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Happy campers grateful for miraculous rescue from Whittier Fire

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File photo of California fire. (CNS photo/Jonathan Alcorn, Reuters)

The first thing you noticed at the Friday afternoon press conference was the size of the Whittier Fire camp. It stretched the length of Dos Pueblos High School up in the foothills of Goleta outside Santa Barbara. A village of pup tents had sprung up, but no one was coming in or out of them. Were these firefighters inside sleeping or out on the fire lines?

There were banks of white trailers, lime-green U.S. Forest Service trucks, a line of porta potties and lots of vans. It must have been some of these vans that brought the 82 camper kids (many from inner-city homes), counselors and staff out of Circle V Ranch Camp. Forest Service commanders, fire chiefs and a local sheriff talked about the bravery of Forest Service patrolman Dave Dahlberg and Santa Barbara County Firefighter Mark Linane. Dahlberg made it into the camp — sponsored by the Society of St. Vincent de Paul, Los Angeles Council — over a 1 1/2-mile bumpy road of dirt and asphalt, when two previous tries by sheriff deputies had been driven back by flames and falling trees. Later, Linane drove a bulldozer to clear away the road for everyone to escape.

Flanked by U.S. and California flags, along with enlarged photos of the fire and geographic maps, leaders of the first responders spoke in no-nonsense tones. Steve Oaks, Santa Barbara County Fire Division Chief, was the only one to crack a smile. “I told them at camp that we’re all leaving together with the head of a snake, a yellow bulldozer, leading us,” he said, standing at a wood podium outside the high school.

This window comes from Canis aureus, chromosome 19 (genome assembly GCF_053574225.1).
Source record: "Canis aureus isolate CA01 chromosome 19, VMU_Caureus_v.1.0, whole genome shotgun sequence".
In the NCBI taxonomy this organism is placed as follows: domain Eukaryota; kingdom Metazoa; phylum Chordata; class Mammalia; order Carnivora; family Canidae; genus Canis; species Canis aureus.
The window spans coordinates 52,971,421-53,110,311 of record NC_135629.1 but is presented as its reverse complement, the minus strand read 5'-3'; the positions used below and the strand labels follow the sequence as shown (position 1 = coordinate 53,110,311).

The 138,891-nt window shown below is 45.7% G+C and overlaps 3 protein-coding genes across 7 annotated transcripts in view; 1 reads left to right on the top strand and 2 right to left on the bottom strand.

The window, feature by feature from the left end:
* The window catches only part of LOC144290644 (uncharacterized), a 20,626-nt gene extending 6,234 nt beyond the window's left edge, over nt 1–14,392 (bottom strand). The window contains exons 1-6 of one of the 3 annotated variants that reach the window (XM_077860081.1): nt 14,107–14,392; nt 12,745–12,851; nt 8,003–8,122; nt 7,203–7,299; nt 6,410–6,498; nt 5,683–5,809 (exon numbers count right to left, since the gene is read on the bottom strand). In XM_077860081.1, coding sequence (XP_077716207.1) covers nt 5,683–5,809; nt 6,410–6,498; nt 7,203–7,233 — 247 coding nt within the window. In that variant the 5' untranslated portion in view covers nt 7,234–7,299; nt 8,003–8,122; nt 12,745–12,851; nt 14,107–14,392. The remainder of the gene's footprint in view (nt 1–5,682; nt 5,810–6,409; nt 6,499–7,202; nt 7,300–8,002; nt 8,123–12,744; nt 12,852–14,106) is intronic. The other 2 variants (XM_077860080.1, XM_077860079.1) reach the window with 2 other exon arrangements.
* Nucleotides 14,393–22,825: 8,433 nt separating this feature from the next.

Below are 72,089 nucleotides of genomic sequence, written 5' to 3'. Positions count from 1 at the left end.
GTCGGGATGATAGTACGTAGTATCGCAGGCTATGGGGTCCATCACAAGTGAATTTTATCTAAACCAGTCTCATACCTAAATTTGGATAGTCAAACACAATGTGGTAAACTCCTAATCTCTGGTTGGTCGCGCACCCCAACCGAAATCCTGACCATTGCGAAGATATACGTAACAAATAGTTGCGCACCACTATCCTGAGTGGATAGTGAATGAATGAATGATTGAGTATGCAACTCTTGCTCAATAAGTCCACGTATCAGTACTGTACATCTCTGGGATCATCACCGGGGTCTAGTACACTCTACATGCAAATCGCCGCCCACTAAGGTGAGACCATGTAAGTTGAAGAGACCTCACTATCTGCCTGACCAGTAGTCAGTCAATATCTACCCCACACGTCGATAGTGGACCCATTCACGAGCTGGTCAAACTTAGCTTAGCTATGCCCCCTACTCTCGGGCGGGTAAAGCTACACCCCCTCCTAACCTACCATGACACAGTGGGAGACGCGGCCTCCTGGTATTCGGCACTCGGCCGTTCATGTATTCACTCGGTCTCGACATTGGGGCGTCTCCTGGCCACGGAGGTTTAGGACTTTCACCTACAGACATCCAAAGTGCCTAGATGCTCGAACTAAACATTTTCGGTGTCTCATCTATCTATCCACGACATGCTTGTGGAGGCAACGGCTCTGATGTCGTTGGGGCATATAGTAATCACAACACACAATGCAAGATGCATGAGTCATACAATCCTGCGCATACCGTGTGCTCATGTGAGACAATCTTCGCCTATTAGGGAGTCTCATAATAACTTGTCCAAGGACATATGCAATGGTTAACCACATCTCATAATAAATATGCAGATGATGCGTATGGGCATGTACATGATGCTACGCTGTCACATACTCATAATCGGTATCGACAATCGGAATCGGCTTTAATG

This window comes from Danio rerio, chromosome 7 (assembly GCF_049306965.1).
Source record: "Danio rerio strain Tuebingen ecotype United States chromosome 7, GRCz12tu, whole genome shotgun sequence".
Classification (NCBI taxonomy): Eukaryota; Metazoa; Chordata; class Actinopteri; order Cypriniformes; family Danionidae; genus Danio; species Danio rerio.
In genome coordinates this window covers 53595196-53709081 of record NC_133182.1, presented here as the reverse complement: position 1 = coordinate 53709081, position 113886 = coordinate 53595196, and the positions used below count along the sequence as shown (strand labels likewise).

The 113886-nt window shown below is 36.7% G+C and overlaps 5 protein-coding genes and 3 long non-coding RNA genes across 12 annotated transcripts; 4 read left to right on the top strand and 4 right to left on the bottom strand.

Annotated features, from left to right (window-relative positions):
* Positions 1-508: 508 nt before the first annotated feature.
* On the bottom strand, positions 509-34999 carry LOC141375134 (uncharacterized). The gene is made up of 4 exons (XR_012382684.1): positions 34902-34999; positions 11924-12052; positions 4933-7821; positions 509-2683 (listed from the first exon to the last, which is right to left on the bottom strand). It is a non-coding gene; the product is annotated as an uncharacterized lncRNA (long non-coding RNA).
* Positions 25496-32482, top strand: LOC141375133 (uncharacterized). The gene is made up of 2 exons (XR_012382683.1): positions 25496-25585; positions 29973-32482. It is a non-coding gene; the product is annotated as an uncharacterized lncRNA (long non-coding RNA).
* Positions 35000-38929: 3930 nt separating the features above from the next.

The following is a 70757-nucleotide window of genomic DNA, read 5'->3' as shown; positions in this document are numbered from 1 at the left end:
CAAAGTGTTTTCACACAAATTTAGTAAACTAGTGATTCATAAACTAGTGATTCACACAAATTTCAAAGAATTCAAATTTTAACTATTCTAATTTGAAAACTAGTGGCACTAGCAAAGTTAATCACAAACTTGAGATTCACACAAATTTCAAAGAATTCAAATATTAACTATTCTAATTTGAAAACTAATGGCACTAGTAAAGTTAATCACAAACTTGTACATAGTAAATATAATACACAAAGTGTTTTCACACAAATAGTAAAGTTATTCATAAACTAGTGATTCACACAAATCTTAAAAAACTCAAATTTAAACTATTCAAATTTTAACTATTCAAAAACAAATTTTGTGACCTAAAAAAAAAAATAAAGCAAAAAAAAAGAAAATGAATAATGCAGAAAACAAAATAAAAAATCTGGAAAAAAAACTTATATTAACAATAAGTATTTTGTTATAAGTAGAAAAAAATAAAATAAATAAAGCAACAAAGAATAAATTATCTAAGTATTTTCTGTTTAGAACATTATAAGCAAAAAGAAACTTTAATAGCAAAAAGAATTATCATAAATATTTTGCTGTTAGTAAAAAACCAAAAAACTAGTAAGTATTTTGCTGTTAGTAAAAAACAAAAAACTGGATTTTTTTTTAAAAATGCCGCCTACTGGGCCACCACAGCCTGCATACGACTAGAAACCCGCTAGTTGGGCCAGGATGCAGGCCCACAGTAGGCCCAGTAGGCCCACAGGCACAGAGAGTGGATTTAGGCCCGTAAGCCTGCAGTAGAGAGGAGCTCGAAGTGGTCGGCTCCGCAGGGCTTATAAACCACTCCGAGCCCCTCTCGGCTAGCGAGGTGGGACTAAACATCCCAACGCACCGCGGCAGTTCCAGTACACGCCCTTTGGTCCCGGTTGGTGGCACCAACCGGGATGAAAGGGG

Miraculously, really, no camper or counselor was hurt. Out on Route 154, the young campers were taken by buses offered by the Santa Ynez Band of Chumash Indians, to Old Mission Santa Ines about 13 miles away.   

“Everyone is safe! That is such a blessing,” said David Fields, executive director of St. Vincent de Paul of Los Angeles. “Yes, we did lose our craft shack cabin and our health office cabin in the fire. Our water treatment facility and pipes are also seriously damaged, requiring months of repairs, so we had to cancel the remaining sessions of our 2017 Circle V summer camp.

“We will rebuild and welcome donations to help with this effort,” he added. “On behalf of all of us at St. Vincent de Paul and our beautiful Circle V Ranch Camp, thank you and God bless.”

 

Donations to help rebuild the camp and provide “camperships” (scholarships) for future sessions can be made online at https://svdpla.org/donate/rebuild-camp/  

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